We had unexpected company over the other night after running into a friend while biking home from work. While my husband generously offered our hospitality, I went into Martha mode. I was tired and stressed out, and had a long to-do list in the back of my head. Company would interfere with that.
Our friend declined the invitation to dinner because of a previous commitment. Inwardly, I breathed a sigh of relief. Then my husband suggested coffee later in the evening and offered our friend a place to stay for night. He said he would call us later to confirm, and we biked the rest of the way home.
I had several blocks in which to gripe to myself as we rode. When a stop on the way home didn’t go as planned, that added to my irritation. We’ve had a busy week and have more busy weekends coming up. All I could see was the work that wouldn’t get done because we weren’t around to do it. My husband asked me what needed to be done, and pointed out that most of the items on my to-do list weren’t that urgent. They could get put aside for a friend who wasn’t often in town. He then offered to make supper while I took care of one item on the list.
I felt slightly more in control of my affairs after finishing that task. We put off eating supper while we ran out to pick up our wedding pictures from our photographer. We sat around for an hour with her and her husband, chatting and looking at the pictures, before returning home for our meal.
Our friend arrived shortly after we finished doing dishes, and I got the futon ready for him. (We have a small apartment, but we chose to buy a futon instead of a couch so that we could offer hospitality like this.) We caught up on the news with him and looked at wedding pictures. He courteously understood we had to be at work early the next morning, and I excused myself to go to bed.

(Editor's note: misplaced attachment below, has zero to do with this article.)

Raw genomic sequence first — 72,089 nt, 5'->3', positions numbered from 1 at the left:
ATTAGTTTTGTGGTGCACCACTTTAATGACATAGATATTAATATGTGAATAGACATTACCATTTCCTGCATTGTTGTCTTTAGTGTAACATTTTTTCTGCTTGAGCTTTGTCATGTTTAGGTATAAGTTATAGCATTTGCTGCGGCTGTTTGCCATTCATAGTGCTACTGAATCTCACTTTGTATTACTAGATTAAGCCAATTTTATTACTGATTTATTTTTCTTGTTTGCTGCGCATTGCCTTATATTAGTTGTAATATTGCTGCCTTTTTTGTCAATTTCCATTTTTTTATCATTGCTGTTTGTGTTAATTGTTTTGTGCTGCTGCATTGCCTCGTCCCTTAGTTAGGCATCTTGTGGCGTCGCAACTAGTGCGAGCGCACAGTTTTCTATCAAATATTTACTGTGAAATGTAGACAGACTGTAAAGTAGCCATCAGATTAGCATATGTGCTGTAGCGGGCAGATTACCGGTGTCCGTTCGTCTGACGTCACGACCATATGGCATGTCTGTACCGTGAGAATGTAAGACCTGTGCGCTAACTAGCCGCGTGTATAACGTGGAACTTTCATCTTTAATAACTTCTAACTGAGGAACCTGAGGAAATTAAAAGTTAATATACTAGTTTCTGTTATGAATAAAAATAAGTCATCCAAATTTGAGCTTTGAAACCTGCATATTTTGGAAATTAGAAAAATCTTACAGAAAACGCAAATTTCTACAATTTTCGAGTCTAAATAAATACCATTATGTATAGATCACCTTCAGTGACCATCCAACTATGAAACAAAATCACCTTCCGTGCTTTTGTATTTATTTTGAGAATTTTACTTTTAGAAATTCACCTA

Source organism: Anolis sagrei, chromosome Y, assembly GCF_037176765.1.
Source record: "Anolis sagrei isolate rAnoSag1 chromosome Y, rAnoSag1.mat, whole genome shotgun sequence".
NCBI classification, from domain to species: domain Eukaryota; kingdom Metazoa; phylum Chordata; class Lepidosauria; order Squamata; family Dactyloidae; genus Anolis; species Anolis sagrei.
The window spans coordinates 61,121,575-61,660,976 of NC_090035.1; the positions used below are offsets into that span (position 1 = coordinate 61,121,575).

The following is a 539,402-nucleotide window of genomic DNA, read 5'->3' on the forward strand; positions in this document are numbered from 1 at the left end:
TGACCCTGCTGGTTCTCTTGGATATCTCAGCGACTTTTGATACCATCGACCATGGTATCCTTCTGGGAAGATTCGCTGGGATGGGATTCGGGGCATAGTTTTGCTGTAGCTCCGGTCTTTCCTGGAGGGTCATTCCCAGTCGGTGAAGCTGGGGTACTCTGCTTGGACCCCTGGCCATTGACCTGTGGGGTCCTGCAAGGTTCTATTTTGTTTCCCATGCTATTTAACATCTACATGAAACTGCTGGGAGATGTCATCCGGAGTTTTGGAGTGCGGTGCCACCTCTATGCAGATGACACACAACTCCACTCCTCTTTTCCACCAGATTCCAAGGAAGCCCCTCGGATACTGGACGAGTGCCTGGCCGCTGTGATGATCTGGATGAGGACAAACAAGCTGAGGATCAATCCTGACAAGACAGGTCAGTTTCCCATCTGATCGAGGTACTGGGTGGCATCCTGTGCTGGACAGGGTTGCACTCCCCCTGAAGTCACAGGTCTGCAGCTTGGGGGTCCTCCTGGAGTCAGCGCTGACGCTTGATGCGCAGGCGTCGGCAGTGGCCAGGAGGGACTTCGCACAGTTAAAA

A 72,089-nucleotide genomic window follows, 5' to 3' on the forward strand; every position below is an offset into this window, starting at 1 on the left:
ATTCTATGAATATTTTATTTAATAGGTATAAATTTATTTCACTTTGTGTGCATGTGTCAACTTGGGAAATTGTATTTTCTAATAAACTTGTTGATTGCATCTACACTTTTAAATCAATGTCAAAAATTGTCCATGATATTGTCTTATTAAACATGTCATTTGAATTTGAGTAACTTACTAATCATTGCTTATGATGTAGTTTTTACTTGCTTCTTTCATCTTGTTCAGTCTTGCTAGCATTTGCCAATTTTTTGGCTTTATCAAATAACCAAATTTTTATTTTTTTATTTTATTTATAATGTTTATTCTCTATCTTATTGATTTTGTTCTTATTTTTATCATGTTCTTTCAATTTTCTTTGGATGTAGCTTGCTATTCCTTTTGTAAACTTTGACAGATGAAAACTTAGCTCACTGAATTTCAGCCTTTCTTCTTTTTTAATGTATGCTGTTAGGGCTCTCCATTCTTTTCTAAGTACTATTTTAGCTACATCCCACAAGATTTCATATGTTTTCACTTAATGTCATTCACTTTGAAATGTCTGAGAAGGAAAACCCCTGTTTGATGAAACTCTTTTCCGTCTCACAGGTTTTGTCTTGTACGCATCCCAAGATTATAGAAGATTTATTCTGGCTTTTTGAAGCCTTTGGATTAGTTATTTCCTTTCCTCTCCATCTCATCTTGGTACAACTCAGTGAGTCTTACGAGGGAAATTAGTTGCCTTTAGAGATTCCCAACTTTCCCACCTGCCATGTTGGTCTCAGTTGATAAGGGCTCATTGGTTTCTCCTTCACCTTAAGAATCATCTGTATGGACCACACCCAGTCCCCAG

I lay there for a few minutes before I fell asleep, thinking about my reaction and my husband’s reaction to the situation. Jesus’ visit to Martha’s home in Bethany leaped into my mind:
As Jesus and his disciples were on their way, he came to a village where a woman named Martha opened her home to him. She had a sister called Mary, who sat at the Lord’s feet listening to what he said. But Martha was distracted by all the preparations that had to be made. She came to him and asked, “Lord, don’t you care that my sister has left me to do the work by myself? Tell her to help me!”
“Martha, Martha,” the Lord answered, “you are worried and upset about many things, but few things are needed—or indeed only one. Mary has chosen what is better, and it will not be taken away from her.” ~ Luke 10:38-42
I felt ashamed. I thought about what would happen if I put off seeing or talking to friends until every item on the to-do list was finished. I’d probably never talk to my friends again! Yet which is really more important: the friends or the to-do list?
As I reread that passage, the first sentence caught my attention: Martha opened her home to Him. We often focus on Mary in this passage, or look down upon Martha for focusing on the work. Yet she’s the one who invited the Lord over. Often, I don’t even offer hospitality because I’m so worried about what I need to do—or the state of my apartment.
My husband had had the right reaction to the situation. He’d also put up with my grumpy mood all night over it. Yes, I could ensure that the dishes were done and the futon was made, but our friend also deserved my smile and attention. He needed my hospitality on that night, not in a few days when (if?) I’d finished all the work and felt ready to invite company over.
The next morning, we made toast and eggs for our guest. Despite my usual morning scatter-brained state as I tried to get ready for the day at work, I tried to be more of a Mary than a Martha.
How do you react to unexpected company? Do you enjoy offering hospitality or do you find it, as I do, a struggle at times?